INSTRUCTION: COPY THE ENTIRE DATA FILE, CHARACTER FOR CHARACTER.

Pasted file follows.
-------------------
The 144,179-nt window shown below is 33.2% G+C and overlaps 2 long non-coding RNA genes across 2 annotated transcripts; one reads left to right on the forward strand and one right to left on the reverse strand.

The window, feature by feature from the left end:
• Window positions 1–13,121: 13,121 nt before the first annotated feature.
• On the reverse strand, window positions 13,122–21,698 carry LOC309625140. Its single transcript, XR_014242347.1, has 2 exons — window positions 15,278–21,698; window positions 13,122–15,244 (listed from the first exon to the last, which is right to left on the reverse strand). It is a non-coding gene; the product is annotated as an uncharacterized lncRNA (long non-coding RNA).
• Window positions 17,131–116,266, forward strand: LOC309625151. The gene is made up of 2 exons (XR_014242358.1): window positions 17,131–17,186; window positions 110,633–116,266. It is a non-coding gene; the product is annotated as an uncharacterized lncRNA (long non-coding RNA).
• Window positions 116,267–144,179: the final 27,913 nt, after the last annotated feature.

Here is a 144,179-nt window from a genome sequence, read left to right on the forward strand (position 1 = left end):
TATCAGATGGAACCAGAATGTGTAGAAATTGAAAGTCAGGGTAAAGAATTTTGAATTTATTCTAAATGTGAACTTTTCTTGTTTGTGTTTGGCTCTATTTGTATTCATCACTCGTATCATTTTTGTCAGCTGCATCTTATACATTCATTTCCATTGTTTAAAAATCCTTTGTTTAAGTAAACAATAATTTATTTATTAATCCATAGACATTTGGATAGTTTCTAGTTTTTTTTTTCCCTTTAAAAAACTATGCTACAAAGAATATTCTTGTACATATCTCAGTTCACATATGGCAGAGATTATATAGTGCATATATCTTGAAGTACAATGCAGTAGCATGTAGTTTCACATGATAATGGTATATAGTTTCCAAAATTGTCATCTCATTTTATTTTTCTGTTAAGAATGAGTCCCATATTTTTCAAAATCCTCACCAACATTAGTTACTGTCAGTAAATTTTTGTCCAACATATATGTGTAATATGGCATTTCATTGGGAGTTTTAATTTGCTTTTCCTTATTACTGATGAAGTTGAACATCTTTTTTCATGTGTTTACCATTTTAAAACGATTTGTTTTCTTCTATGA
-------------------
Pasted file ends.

The 144,179-nt window shown below is 33.2% G+C and overlaps 2 long non-coding RNA genes across 2 annotated transcripts; one reads left to right on the forward strand and one right to left on the reverse strand.

The window, feature by feature from the left end:
• Window positions 1–13,121: 13,121 nt before the first annotated feature.
• On the reverse strand, window positions 13,122–21,698 carry LOC309625140. Its single transcript, XR_014242347.1, has 2 exons — window positions 15,278–21,698; window positions 13,122–15,244 (listed from the first exon to the last, which is right to left on the reverse strand). It is a non-coding gene; the product is annotated as an uncharacterized lncRNA (long non-coding RNA).
• Window positions 17,131–116,266, forward strand: LOC309625151. The gene is made up of 2 exons (XR_014242358.1): window positions 17,131–17,186; window positions 110,633–116,266. It is a non-coding gene; the product is annotated as an uncharacterized lncRNA (long non-coding RNA).
• Window positions 116,267–144,179: the final 27,913 nt, after the last annotated feature.

Here is a 144,179-nt window from a genome sequence, read left to right on the forward strand (position 1 = left end):
TATCAGATGGAACCAGAATGTGTAGAAATTGAAAGTCAGGGTAAAGAATTTTGAATTTATTCTAAATGTGAACTTTTCTTGTTTGTGTTTGGCTCTATTTGTATTCATCACTCGTATCATTTTTGTCAGCTGCATCTTATACATTCATTTCCATTGTTTAAAAATCCTTTGTTTAAGTAAACAATAATTTATTTATTAATCCATAGACATTTGGATAGTTTCTAGTTTTTTTTTTCCCTTTAAAAAACTATGCTACAAAGAATATTCTTGTACATATCTCAGTTCACATATGGCAGAGATTATATAGTGCATATATCTTGAAGTACAATGCAGTAGCATGTAGTTTCACATGATAATGGTATATAGTTTCCAAAATTGTCATCTCATTTTATTTTTCTGTTAAGAATGAGTCCCATATTTTTCAAAATCCTCACCAACATTAGTTACTGTCAGTAAATTTTTGTCCAACATATATGTGTAATATGGCATTTCATTGGGAGTTTTAATTTGCTTTTCCTTATTACTGATGAAGTTGAACATCTTTTTTCATGTGTTTACCATTTTAAAACGATTTGTTTTCTTCTATGA